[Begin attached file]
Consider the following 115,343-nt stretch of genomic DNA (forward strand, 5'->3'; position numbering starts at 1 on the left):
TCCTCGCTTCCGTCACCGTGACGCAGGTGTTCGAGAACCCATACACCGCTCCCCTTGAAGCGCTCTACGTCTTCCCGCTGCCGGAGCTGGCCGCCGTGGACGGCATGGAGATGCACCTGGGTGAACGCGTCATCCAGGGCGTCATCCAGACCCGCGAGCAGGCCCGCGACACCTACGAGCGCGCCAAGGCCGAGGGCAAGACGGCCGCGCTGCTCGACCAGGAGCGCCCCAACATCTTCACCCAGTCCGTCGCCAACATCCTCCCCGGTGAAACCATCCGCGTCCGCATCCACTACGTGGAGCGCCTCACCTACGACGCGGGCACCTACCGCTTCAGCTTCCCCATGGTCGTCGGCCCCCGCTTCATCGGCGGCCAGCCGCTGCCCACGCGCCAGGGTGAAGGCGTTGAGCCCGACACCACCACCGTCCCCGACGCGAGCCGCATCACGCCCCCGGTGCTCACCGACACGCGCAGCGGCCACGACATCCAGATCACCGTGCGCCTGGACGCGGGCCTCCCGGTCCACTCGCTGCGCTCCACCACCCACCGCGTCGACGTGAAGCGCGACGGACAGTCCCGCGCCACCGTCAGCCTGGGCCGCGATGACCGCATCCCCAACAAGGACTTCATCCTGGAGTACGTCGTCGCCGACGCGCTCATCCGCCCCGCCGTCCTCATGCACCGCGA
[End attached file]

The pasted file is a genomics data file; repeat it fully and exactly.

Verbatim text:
Consider the following 115,343-nt stretch of genomic DNA (forward strand, 5'->3'; position numbering starts at 1 on the left):
TCCTCGCTTCCGTCACCGTGACGCAGGTGTTCGAGAACCCATACACCGCTCCCCTTGAAGCGCTCTACGTCTTCCCGCTGCCGGAGCTGGCCGCCGTGGACGGCATGGAGATGCACCTGGGTGAACGCGTCATCCAGGGCGTCATCCAGACCCGCGAGCAGGCCCGCGACACCTACGAGCGCGCCAAGGCCGAGGGCAAGACGGCCGCGCTGCTCGACCAGGAGCGCCCCAACATCTTCACCCAGTCCGTCGCCAACATCCTCCCCGGTGAAACCATCCGCGTCCGCATCCACTACGTGGAGCGCCTCACCTACGACGCGGGCACCTACCGCTTCAGCTTCCCCATGGTCGTCGGCCCCCGCTTCATCGGCGGCCAGCCGCTGCCCACGCGCCAGGGTGAAGGCGTTGAGCCCGACACCACCACCGTCCCCGACGCGAGCCGCATCACGCCCCCGGTGCTCACCGACACGCGCAGCGGCCACGACATCCAGATCACCGTGCGCCTGGACGCGGGCCTCCCGGTCCACTCGCTGCGCTCCACCACCCACCGCGTCGACGTGAAGCGCGACGGACAGTCCCGCGCCACCGTCAGCCTGGGCCGCGATGACCGCATCCCCAACAAGGACTTCATCCTGGAGTACGTCGTCGCCGACGCGCTCATCCGCCCCGCCGTCCTCATGCACCGCGA